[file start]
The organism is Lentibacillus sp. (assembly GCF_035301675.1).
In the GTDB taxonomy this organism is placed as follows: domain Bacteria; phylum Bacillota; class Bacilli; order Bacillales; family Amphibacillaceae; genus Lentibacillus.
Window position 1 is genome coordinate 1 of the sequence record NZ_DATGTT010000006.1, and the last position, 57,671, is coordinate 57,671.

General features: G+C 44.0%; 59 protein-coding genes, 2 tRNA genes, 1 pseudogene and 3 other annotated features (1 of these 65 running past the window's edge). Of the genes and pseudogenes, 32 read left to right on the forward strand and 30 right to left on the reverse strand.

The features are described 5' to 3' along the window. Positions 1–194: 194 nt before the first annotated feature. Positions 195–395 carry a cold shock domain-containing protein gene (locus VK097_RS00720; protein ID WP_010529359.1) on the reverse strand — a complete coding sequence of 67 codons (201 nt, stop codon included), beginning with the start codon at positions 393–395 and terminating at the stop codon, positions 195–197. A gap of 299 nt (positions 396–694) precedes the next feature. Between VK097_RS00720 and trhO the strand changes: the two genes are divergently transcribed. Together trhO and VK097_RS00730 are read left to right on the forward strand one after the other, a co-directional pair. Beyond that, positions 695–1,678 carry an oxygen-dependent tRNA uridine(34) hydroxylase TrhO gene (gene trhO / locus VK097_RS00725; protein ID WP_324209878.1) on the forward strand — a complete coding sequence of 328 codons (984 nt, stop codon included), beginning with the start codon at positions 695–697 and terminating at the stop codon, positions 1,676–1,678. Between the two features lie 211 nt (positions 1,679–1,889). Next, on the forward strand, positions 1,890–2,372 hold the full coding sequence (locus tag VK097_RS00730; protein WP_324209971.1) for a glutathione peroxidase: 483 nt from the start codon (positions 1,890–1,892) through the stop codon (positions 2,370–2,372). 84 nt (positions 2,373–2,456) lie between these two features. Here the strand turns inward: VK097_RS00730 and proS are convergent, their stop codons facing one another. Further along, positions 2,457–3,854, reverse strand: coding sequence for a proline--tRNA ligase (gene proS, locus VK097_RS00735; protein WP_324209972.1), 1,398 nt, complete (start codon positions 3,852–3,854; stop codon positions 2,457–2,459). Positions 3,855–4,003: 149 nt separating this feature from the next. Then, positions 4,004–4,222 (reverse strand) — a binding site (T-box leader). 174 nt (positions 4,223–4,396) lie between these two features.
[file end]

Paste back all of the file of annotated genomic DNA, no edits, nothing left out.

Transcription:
The organism is Lentibacillus sp. (assembly GCF_035301675.1).
In the GTDB taxonomy this organism is placed as follows: domain Bacteria; phylum Bacillota; class Bacilli; order Bacillales; family Amphibacillaceae; genus Lentibacillus.
Window position 1 is genome coordinate 1 of the sequence record NZ_DATGTT010000006.1, and the last position, 57,671, is coordinate 57,671.

General features: G+C 44.0%; 59 protein-coding genes, 2 tRNA genes, 1 pseudogene and 3 other annotated features (1 of these 65 running past the window's edge). Of the genes and pseudogenes, 32 read left to right on the forward strand and 30 right to left on the reverse strand.

The features are described 5' to 3' along the window. Positions 1–194: 194 nt before the first annotated feature. Positions 195–395 carry a cold shock domain-containing protein gene (locus VK097_RS00720; protein ID WP_010529359.1) on the reverse strand — a complete coding sequence of 67 codons (201 nt, stop codon included), beginning with the start codon at positions 393–395 and terminating at the stop codon, positions 195–197. A gap of 299 nt (positions 396–694) precedes the next feature. Between VK097_RS00720 and trhO the strand changes: the two genes are divergently transcribed. Together trhO and VK097_RS00730 are read left to right on the forward strand one after the other, a co-directional pair. Beyond that, positions 695–1,678 carry an oxygen-dependent tRNA uridine(34) hydroxylase TrhO gene (gene trhO / locus VK097_RS00725; protein ID WP_324209878.1) on the forward strand — a complete coding sequence of 328 codons (984 nt, stop codon included), beginning with the start codon at positions 695–697 and terminating at the stop codon, positions 1,676–1,678. Between the two features lie 211 nt (positions 1,679–1,889). Next, on the forward strand, positions 1,890–2,372 hold the full coding sequence (locus tag VK097_RS00730; protein WP_324209971.1) for a glutathione peroxidase: 483 nt from the start codon (positions 1,890–1,892) through the stop codon (positions 2,370–2,372). 84 nt (positions 2,373–2,456) lie between these two features. Here the strand turns inward: VK097_RS00730 and proS are convergent, their stop codons facing one another. Further along, positions 2,457–3,854, reverse strand: coding sequence for a proline--tRNA ligase (gene proS, locus VK097_RS00735; protein WP_324209972.1), 1,398 nt, complete (start codon positions 3,852–3,854; stop codon positions 2,457–2,459). Positions 3,855–4,003: 149 nt separating this feature from the next. Then, positions 4,004–4,222 (reverse strand) — a binding site (T-box leader). 174 nt (positions 4,223–4,396) lie between these two features.